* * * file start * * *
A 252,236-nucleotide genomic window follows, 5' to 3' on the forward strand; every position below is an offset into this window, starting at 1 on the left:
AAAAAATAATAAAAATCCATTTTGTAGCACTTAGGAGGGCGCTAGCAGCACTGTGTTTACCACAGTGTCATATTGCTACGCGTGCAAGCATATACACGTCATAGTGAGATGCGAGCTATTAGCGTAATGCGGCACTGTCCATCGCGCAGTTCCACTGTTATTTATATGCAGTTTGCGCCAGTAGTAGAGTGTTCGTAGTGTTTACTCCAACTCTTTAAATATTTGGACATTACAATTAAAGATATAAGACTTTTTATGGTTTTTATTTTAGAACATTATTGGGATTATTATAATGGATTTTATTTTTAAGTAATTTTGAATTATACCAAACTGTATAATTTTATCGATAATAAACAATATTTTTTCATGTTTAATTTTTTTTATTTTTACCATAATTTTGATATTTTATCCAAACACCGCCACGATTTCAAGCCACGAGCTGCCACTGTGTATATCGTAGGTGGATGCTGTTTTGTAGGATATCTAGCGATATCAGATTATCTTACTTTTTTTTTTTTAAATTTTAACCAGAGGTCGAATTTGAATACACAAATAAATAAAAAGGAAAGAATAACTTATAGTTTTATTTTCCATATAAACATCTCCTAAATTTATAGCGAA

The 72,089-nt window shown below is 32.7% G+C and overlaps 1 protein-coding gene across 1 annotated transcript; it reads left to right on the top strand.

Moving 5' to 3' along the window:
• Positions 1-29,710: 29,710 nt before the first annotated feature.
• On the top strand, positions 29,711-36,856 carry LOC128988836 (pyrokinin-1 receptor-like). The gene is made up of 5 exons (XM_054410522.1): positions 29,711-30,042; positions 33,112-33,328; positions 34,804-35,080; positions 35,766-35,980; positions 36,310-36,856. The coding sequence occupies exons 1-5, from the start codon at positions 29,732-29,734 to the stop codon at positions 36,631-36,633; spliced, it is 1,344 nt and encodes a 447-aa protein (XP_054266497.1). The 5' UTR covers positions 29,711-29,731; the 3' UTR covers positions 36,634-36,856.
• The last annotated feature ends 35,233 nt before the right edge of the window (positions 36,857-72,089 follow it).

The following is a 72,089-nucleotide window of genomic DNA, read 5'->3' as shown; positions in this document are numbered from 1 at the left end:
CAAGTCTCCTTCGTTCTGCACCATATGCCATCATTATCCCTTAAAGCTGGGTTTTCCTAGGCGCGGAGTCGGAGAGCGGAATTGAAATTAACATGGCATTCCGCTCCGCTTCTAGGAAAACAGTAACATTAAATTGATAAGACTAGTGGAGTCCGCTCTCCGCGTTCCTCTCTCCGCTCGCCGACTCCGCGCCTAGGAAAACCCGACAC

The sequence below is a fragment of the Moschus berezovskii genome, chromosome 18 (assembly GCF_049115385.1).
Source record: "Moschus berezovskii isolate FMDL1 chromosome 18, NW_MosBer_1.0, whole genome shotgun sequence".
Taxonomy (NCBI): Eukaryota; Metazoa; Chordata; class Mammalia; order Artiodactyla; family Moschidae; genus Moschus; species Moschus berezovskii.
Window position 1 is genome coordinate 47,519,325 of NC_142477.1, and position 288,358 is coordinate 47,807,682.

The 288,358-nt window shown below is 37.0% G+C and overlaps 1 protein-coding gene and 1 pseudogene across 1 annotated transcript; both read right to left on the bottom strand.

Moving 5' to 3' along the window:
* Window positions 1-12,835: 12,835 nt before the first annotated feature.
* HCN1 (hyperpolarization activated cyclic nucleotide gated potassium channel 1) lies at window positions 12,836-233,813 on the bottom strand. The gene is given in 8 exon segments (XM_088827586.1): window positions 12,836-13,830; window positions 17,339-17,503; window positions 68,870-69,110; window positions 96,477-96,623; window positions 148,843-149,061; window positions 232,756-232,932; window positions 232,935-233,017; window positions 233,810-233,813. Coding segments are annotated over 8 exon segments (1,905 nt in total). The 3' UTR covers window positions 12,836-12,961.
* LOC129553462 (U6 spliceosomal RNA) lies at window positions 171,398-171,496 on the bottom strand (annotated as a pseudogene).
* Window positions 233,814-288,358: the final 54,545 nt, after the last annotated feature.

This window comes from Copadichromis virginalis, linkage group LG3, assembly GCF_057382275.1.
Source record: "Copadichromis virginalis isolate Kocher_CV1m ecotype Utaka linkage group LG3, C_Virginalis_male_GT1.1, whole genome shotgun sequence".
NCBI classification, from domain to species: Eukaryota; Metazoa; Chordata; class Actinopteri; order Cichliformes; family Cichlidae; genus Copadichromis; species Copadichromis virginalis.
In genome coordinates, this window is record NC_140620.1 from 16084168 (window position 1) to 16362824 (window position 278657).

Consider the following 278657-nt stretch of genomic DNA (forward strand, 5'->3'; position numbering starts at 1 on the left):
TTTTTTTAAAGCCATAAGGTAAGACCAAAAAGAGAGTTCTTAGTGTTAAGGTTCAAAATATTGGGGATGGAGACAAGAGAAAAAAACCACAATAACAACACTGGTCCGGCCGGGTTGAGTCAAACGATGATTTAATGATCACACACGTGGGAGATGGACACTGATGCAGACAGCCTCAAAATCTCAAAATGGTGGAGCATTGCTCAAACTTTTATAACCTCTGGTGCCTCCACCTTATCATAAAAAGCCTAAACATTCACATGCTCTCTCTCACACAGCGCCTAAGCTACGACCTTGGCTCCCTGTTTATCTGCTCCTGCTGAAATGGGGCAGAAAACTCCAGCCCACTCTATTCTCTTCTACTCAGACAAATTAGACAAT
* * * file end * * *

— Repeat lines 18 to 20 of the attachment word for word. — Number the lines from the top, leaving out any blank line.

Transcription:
* LOC129553462 (U6 spliceosomal RNA) lies at window positions 171,398-171,496 on the bottom strand (annotated as a pseudogene).
* Window positions 233,814-288,358: the final 54,545 nt, after the last annotated feature.

This window comes from Copadichromis virginalis, linkage group LG3, assembly GCF_057382275.1.